We are always proud of our international cast and creative teams at Bergen National Opera. Now, however, we appear to have a small global convention downstairs in Klokkeklang, the somewhat airless little space in which we work before our productions can have access to the main Grieg Hall stage. So, for Beethoven´s Fidelio, we have a German Florestan, English Leonore, Russian Pizarro, Italian Don Fernando, Korean Rocco and two young Norwegians as Jacquino and Marzelline. Wonderful. But also a Lithuanian director who doesn´t speak English (and neither do Don Pizarro or Don Fernando). And an American conductor. And several delightful Hungarians working in costume. And a bewildered language coach of Czech/German parentage who grew up in Bergen. Hm. Will Google Translate help or hinder? One can imagine lines from the text like: ”Ich glaubte schon, wir würden den Eingang gar nicht finden” emerging as ” Я верыў, Шон, мы былі нават знайсці ўваход ноч”. It fairly trips from the tongue.
In truth, they are all coping remarkably, bonded by Beethoven´s own profound belief that his music could express a truth which soars beyond any discord of language or ideal. There´s a stillness, in this funny featureless basement room, which seems illuminated by the absolute passion of the voices.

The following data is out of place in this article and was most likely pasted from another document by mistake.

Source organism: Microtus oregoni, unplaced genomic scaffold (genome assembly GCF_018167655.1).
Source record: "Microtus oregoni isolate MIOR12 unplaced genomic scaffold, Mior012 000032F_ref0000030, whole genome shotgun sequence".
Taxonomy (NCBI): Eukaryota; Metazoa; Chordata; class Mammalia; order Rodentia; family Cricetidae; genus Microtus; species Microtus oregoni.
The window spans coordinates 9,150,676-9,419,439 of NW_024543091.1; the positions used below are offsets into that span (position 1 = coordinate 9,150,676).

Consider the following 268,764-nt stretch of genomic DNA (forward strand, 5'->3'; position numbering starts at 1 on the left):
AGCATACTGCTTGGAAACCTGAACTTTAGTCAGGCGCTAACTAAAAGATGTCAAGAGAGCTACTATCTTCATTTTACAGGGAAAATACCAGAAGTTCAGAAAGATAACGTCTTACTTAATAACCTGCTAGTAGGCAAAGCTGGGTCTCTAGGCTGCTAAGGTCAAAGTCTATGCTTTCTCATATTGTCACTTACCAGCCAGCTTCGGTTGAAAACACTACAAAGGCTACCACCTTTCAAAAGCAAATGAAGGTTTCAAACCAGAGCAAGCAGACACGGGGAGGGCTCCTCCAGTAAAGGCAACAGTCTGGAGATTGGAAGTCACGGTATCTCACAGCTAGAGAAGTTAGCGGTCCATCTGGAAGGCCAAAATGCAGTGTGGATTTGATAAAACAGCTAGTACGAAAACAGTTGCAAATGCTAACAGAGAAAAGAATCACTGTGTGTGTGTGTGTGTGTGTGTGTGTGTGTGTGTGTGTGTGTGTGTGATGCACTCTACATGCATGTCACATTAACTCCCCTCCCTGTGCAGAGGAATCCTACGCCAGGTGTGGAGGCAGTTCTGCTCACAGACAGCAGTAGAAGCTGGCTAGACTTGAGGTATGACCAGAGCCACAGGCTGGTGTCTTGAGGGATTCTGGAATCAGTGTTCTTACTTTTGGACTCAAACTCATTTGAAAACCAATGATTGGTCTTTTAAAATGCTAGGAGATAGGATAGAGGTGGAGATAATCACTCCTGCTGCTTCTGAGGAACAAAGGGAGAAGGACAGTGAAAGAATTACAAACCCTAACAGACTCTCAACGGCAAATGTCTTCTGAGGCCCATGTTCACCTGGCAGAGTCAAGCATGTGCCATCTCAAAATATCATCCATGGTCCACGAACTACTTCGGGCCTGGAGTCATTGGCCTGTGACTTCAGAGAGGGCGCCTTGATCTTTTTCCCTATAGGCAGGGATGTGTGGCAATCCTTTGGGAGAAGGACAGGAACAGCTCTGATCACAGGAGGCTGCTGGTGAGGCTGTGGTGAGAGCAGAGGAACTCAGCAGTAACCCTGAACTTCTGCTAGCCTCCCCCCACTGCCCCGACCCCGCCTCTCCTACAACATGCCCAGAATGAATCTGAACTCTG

Meanwhile, in London last Friday for meetings, I find myself brooding about the nature of performance and the curious ambiguity in word usage, as different worlds describe themselves. Take business: ”he´s a mega-performer for sure” said one be-suited city person to another, on the bus across the Thames. Then, ten minutes later, in the slightly precious tea-room next to English National Opera, I hear someone from ENO´s marketing department sighing ”such a beautiful performance”. Same language, both voices issuing compliments, both sentences entirely alien to each other. Much, of course, has been done to bring the peculiarly dislocated utterances of business and art together, and somehow to rationalise the enormous chasm between the way both worlds’ express themselves. To the artist (at any rate in Europe) business and commerce talk in an impenetrable jargon swirling with achievement markers, targets, quantifiable accountability etc. Artists, then, use terms guaranteed to infuriate any cool-headed industry leader by their sheer inexactness, lyrical descriptiveness or ’arty’ flamboyance.
More about this soon as my brooding becomes less reflective and rather more focused. Expect another, longer blog full of precise adjectives and incoherent statistics. Right now, it´s back to the basement to listen to Fidelio rehearsals. Now where did I put that Belarusian dictionary…?
In the pictures: Top: Aleksej Dedov and In-Sung Sim. Middle: Daniel Kirch, Oskaras Korsunovas, Jurgita Miezelyte and Rachel Nicholls